Submarine Improvements

By the time Vickers Son & Maxim, now known as VESL (Vickers Engineering & Shipbuilding Limited), were contacted by the Admiralty to begin building the first of the ‘E’ boats, the company had already gained much experience in what was still a relatively new field of Naval engineering.

Vickers first venture into submarines was the building of the ‘A1’ at Barrow in Furness in 1901, which was launched on the 9th July 1901, 1, and was, “… the first of a new British designed class.”2 Vickers had also built the ‘B’, ‘C’ and ‘D’ class boats before taking on the new ‘E’ class in 1910.

We have already mentioned some of the features that were designed into the ‘E’ class that helped to make it a fairly popular boat amongst submariners.

Cross Sections - Plans AE1

One of these innovations that directly reflected on Vickers was the motive power installed in these boats. The Admiralty opted for the Vickers designed and built diesel engine. Two of these eight in-line cylinder engines were installed. Diesel, or heavy oil engines as they were called, had already proved to be infinitely safer for submarines than petrol engines. An interesting note is that “the first submarine with a diesel plant was the British ‘A13’ and, with a Vickers fuel-injection system, it was running successfully by 1905. It proved more efficient and more economical than petrol engines of the period but it was three years before the first of the ‘D’ class, specifically designed with twin screws for diesel propulsion, was launched.”3 This of course was the ‘D1’, launched in 1908.

Underwater propulsion was by means of electric motors powered by battery storage. The batteries were very large, as can be imagined, of 112 cells each and transferring 550 hp to the propellers via a star clutch connected to the drive shafts. Unfortunately, the ‘E’ class boats suffered from serious malfunctions in the star clutch, drive shaft and propellers. As is the wont of anything mechanical, some of these problems could be permanently repaired, but others were prone to re-occurrence. “ … the star clutch was stiff when they changed over to the electric motors for entering harbour. This was a serious defect. A submarine runs on the surface on her powerful and economical diesel engines and submerged on electric motors. Before she can dive, the diesels have to be disconnected to allow the electric motors to be operated independently of them. Sometimes this has to be done in a hurry for a crash dive, so it was vital that the clutch be in perfect order.” 4

On the voyage out to Sydney, both the AE1 and AE2 suffered their fair share of mechanical breakdowns and AE2 lost propeller blades, not once but twice. The first blade was lost from the port propeller boss at 1700 hrs on the 4th March 1914, just as she was clearing the Bay of Biscay, which meant that the escort vessel, HMS Eclipse, had to tow her to Gibraltar where she steamed in under the power of her starboard engine and the AE2 was docked and repaired. The second blade was lost when AE2 was approximately 90 miles out of Aden. This time four of the crew who were also divers replaced the propeller blade underwater, the task taking two days.

The problems with the propeller blades were eventually attributed to poor casting techniques at Vickers.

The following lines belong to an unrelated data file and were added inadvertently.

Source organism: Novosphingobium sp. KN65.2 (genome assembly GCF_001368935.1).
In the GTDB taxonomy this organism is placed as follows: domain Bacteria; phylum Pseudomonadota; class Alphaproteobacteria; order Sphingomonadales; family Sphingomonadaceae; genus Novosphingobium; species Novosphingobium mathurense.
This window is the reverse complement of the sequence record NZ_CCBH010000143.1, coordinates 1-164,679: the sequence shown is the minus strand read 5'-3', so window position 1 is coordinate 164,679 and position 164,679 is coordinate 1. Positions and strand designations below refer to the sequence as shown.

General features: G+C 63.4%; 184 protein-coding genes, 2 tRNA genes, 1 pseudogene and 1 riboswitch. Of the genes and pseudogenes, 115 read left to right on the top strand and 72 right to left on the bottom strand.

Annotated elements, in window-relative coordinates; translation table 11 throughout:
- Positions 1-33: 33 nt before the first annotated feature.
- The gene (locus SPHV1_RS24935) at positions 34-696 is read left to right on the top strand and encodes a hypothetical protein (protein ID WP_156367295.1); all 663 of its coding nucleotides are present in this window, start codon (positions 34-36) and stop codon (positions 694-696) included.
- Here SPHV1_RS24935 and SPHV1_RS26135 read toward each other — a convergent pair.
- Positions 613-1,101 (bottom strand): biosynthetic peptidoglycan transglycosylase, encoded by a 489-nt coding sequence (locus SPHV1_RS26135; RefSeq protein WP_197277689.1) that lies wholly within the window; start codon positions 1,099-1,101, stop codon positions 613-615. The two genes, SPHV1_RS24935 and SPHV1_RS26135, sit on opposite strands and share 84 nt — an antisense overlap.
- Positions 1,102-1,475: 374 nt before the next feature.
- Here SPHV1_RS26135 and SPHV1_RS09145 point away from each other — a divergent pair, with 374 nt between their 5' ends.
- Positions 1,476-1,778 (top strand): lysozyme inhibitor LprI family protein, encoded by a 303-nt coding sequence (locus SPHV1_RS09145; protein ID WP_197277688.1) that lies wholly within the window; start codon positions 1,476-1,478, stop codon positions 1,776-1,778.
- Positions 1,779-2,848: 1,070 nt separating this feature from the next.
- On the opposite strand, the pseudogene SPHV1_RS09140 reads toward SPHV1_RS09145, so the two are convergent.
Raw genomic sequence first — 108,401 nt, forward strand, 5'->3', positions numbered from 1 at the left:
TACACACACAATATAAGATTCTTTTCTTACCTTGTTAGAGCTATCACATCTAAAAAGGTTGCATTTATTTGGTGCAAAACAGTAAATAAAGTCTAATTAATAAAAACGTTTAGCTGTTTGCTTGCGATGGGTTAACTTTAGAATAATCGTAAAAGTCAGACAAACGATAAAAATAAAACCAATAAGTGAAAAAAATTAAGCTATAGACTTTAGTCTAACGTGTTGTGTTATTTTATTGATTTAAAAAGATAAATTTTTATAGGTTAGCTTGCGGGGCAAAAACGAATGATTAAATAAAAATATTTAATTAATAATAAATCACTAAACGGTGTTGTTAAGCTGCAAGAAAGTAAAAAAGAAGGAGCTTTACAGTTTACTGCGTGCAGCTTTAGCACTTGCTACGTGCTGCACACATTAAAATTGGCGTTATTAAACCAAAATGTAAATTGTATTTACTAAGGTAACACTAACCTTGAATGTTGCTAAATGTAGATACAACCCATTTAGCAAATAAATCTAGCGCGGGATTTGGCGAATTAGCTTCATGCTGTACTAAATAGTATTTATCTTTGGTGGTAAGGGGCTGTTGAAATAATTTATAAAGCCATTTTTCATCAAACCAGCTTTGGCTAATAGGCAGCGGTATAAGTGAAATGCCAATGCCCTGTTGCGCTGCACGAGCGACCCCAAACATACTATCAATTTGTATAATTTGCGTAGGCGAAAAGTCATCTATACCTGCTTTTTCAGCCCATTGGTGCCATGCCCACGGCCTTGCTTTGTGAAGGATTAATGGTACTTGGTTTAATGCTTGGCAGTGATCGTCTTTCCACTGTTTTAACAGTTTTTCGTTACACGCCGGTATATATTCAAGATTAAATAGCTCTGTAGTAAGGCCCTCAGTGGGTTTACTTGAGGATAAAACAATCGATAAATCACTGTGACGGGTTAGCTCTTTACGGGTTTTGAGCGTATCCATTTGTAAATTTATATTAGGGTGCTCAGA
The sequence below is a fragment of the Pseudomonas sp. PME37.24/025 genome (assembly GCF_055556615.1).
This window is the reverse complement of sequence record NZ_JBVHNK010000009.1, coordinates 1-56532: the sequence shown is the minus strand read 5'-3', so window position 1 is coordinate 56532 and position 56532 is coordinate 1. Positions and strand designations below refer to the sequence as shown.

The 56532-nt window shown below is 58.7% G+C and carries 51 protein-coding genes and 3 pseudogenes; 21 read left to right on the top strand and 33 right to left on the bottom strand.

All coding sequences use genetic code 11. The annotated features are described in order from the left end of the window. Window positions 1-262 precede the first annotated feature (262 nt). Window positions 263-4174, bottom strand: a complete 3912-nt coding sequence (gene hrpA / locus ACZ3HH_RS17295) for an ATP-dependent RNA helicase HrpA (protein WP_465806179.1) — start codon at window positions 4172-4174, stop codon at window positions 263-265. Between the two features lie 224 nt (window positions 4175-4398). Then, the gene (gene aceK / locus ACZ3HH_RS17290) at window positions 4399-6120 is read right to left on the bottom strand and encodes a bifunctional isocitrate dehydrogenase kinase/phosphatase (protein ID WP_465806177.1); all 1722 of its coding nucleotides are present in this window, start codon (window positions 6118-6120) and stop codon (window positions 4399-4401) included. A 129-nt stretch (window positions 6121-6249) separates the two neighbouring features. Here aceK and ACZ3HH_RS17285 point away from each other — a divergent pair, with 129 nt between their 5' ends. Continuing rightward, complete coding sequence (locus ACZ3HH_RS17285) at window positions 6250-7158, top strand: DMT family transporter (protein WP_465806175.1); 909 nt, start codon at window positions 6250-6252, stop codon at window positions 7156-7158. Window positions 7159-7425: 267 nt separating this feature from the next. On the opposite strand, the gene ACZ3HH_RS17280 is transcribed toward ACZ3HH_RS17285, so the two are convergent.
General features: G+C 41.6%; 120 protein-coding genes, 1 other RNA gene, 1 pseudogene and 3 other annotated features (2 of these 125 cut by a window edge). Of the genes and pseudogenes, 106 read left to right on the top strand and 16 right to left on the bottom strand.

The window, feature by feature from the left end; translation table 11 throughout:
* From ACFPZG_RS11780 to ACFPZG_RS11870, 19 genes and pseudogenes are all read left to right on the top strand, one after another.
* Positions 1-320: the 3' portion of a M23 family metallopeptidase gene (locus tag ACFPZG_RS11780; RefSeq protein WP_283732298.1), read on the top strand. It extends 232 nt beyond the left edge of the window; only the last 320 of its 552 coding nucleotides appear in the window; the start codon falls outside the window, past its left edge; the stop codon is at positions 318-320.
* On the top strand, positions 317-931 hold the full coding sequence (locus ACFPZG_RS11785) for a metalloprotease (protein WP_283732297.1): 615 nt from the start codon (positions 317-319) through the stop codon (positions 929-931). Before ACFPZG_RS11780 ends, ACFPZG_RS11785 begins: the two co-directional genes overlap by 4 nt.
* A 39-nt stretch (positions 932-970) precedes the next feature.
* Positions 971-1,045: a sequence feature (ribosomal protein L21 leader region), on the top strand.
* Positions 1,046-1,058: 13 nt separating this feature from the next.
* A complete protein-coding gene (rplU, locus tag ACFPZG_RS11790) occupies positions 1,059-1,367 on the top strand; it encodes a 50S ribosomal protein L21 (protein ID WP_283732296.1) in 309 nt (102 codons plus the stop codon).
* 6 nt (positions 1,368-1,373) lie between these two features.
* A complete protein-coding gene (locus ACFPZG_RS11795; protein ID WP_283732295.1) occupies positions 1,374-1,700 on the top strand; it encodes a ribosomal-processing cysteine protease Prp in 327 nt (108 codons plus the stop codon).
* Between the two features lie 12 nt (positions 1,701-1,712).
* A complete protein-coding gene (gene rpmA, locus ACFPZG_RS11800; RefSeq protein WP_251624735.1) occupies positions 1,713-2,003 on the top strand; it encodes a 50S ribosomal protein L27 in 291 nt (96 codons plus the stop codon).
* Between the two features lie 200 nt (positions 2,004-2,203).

Although AE1 remained free of this fault on her voyage, Lieutenant-Commander Thomas Fleming Besant, RN, - captain of the AE1- had this to say about the mechanics of the AE1 in his summary of voyage report to the Naval Board in Melbourne.

“The engines ran satisfactorily, with the exception of the exhaust and intake valve springs, which were constantly breaking, it being found that the springs with fewer coils lasted longest: … The engine clutches (toggle-clutch type) gave trouble after leaving Singapore owing to the coupling bolts becoming bent and in some cases breaking, this causing an undue strain to be put on the toggle-bolts and causing stems to break. … The battery temperatures were excessive in the tropics, and it was frequently necessary to stop a charge owing to the motor shaft overheating and affecting the bearings.”5

Lieutenant-Commander Besant paid tribute to his Chief Engine Room Artificers, Thomas Lowe and Joseph Wilson, (double check this fact and see whether both were on the AE1 at the same time) by saying in his report “I consider that great credit is due to the C.E.R.A.”6

So these new and innovative submarines, even after exhaustive trials and tuning up in England, were less than perfect.

" ... The 'D' class and the 'E' boats which followed, together bearing the brunt of World War I, were very successful and had few teething troubles. External main ballast saddle tanks were fitted for the first time allowing more space inside the submarine and enabling the reserve buoyancy to be increased from 10% or less in previous boats to a dryer and safer 25% on the surface. The radius of action at 11.5 knots was nearly one-third greater than the 'C' class at 9 knots; but the hull diameter was no larger and with only a 20 ft increase in length and crew of 25 - 9 more than in a 'C' boat - the accommodation was poor." - "Submarine Boats" - Richard Compton-Hall, pp 170

The AE1's escape apparatus was most likely to be the Hall-Rees type.

"It consisted of a helmet attached to an open diving frock belted at the waist with a canister of sodium peroxide hung from the chest. It could go through a hatch but its storage took up almost as much room as a man himself. It was not popular amongst submariners, nor was it used." - from "Submarine Boats" - Richard Compton-Hall, pp 165-166

Footnotes -
1. Richard Compton-Hall, "Submarine Boats" - pp 118
2. Antony Preston, "Submarine Boats" - pp
3. Antony Preston, ibid - pp 169
4. (check author), "Dardanelles Patrol", pp 17
5. Australian Archives, Victoria - MP 472. Dept of Navy, cf, asus, 1911 - 21
6. Australian Archives, Victoria - ibid